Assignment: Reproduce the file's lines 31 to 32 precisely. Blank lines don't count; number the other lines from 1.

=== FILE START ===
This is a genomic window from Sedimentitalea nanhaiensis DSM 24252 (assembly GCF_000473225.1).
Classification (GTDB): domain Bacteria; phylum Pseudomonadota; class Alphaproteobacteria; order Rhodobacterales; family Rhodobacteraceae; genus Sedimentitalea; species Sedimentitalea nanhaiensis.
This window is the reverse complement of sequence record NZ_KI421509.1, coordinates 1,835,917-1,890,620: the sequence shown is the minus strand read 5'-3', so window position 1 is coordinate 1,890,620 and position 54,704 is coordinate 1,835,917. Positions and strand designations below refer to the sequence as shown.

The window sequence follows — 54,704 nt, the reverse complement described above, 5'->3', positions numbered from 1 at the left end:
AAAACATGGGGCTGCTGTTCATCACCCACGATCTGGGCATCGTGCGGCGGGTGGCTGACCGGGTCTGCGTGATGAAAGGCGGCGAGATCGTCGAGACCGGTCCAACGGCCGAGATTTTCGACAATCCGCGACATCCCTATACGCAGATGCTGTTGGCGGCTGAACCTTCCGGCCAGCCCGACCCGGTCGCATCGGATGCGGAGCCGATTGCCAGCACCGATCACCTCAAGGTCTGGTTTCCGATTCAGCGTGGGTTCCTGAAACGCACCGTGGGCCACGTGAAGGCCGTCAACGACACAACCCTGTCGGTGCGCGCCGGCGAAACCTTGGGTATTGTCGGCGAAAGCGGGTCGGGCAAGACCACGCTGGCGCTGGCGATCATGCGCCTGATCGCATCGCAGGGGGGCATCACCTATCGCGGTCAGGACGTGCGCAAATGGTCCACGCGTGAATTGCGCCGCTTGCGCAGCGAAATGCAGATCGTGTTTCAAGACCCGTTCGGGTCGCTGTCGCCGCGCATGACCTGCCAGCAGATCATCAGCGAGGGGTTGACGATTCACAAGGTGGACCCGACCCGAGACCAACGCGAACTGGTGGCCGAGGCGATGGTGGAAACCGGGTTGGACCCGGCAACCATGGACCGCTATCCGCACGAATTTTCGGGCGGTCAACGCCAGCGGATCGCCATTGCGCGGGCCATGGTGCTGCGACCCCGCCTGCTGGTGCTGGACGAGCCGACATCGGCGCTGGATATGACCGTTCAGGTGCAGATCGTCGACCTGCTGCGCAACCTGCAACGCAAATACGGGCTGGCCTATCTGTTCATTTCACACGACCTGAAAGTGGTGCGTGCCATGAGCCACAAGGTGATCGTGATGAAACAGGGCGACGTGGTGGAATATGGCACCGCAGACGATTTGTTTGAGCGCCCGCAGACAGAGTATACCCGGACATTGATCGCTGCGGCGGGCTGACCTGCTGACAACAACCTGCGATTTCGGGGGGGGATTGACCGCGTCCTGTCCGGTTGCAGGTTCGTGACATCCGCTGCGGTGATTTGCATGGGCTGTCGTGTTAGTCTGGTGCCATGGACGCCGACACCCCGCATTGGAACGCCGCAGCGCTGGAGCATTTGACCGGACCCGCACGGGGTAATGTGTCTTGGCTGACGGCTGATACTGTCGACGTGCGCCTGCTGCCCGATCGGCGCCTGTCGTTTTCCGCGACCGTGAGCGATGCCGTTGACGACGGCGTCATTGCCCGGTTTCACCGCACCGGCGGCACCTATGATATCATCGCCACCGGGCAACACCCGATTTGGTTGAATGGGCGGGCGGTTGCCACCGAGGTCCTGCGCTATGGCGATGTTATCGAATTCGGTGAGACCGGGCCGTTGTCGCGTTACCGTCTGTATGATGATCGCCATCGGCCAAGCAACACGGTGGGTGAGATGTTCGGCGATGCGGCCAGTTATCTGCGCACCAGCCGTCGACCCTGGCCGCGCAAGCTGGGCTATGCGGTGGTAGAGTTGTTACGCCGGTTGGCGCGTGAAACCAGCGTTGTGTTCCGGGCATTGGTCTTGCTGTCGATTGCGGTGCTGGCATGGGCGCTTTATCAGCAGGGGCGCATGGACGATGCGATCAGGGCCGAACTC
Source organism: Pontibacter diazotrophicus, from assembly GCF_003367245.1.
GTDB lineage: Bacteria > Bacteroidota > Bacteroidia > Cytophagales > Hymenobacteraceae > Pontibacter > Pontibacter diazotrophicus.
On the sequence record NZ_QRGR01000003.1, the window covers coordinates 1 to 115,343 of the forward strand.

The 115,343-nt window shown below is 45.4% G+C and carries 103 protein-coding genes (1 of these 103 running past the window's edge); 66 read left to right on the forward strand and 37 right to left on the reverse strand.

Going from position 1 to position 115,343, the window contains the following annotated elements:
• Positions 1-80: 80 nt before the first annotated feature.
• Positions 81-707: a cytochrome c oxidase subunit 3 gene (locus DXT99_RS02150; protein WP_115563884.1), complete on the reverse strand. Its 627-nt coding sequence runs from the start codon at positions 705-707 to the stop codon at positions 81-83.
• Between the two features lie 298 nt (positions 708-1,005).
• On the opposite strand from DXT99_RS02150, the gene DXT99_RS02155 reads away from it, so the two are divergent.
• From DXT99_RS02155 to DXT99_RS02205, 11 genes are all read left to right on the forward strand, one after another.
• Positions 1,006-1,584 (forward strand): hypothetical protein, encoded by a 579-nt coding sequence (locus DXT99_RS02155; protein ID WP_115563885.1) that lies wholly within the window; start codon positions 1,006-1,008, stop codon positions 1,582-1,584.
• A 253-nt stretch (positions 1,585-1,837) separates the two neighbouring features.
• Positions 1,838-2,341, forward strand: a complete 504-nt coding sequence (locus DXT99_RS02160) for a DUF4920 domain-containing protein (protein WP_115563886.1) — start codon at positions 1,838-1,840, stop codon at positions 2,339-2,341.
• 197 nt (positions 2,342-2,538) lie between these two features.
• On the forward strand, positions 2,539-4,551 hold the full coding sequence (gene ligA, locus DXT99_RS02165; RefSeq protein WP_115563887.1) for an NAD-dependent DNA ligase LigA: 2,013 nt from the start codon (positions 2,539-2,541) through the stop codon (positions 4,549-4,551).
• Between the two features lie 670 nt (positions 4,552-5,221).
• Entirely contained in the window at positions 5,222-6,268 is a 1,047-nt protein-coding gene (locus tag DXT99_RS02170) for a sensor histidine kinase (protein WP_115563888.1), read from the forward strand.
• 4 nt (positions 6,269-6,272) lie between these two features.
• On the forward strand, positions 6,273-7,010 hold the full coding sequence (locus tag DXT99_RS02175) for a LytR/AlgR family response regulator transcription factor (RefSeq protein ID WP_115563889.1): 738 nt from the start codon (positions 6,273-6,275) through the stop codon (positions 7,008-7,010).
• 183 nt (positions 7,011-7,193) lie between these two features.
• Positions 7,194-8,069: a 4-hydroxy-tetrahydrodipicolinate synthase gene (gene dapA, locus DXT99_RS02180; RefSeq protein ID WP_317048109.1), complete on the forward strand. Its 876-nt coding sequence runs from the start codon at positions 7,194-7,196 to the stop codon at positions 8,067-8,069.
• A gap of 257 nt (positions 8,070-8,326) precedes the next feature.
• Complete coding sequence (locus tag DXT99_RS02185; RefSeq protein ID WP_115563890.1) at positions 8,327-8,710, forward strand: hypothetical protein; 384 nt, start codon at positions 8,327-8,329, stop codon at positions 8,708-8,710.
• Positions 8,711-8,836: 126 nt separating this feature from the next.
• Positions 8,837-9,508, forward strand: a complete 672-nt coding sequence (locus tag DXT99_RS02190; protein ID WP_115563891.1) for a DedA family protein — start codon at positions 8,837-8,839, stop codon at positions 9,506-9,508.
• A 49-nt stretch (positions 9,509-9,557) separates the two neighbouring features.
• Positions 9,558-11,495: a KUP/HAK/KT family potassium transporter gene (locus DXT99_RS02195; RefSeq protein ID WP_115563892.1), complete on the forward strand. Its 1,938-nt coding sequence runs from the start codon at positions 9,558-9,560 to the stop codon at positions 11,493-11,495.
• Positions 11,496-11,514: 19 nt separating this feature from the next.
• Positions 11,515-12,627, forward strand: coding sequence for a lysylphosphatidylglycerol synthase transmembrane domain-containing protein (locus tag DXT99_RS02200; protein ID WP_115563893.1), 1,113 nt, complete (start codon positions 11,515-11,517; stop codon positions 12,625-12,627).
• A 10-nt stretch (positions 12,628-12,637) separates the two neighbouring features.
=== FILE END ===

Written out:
• A 49-nt stretch (positions 9,509-9,557) separates the two neighbouring features.
• Positions 9,558-11,495: a KUP/HAK/KT family potassium transporter gene (locus DXT99_RS02195; RefSeq protein ID WP_115563892.1), complete on the forward strand. Its 1,938-nt coding sequence runs from the start codon at positions 9,558-9,560 to the stop codon at positions 11,493-11,495.